Faces at the Bottom of the Well by Derrick Bell

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Faces at the Bottom of the Well

(Critical Survey of Contemporary Fiction)

In FACES AT THE BOTTOM OF THE WELL, Derrick Bell extends a perspective first developed in his 1987 book, AND WE ARE NOT SAVED. Bell, a professor of Law who left a position at Harvard to protest the absence of black women on the faculty, believes that American racism is irremediable and far more capable of regressing to previous extremes than most people, white or black, wish to admit. His message, however, is not one of despair. For Bell, the permanence of American racism is a challenge which black Americans can and ought to meet head on.

As in his previous book, Bell uses mythical characters and situations to illustrate both the futility of depending on white America for equality and the creative ways in which black Americans must cope with the failure of their country to yield racial justice. Topics include an African American homeland, interracial marriage, racial realism, and a racial “final solution.” In each episode, Bell combines fictional situations with a modest amount of legal analysis to look at issues from a fresh, often daring perspective.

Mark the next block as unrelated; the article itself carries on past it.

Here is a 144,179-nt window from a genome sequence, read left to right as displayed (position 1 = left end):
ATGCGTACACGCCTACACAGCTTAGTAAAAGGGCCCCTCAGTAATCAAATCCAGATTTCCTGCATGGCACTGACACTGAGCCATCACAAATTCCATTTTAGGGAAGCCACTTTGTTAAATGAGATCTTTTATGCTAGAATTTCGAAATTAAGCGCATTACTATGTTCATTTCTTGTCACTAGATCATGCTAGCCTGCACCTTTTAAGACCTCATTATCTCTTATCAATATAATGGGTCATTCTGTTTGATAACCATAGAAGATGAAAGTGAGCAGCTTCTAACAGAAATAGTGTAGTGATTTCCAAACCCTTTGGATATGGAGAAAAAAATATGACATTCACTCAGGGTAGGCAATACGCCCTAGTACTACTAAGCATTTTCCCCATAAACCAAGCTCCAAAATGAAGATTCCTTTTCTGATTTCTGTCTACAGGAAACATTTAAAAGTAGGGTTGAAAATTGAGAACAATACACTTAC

While Bell is no great writer of fiction, his modus operandi in this book is successful. His myths hold the reader’s attention, bringing issues into focus with great clarity.

Whether or not one agrees with Bell’s diagnosis of what ails us racially and how incurable it is, his work is thoroughly compelling. For one thing, it faithfully expresses the feelings of many black Americans. For another, it serves as a prod to creative, committed social reform. After all, what a wonderful triumph it would be to prove Bell’s thesis about the permanence of racism dead wrong.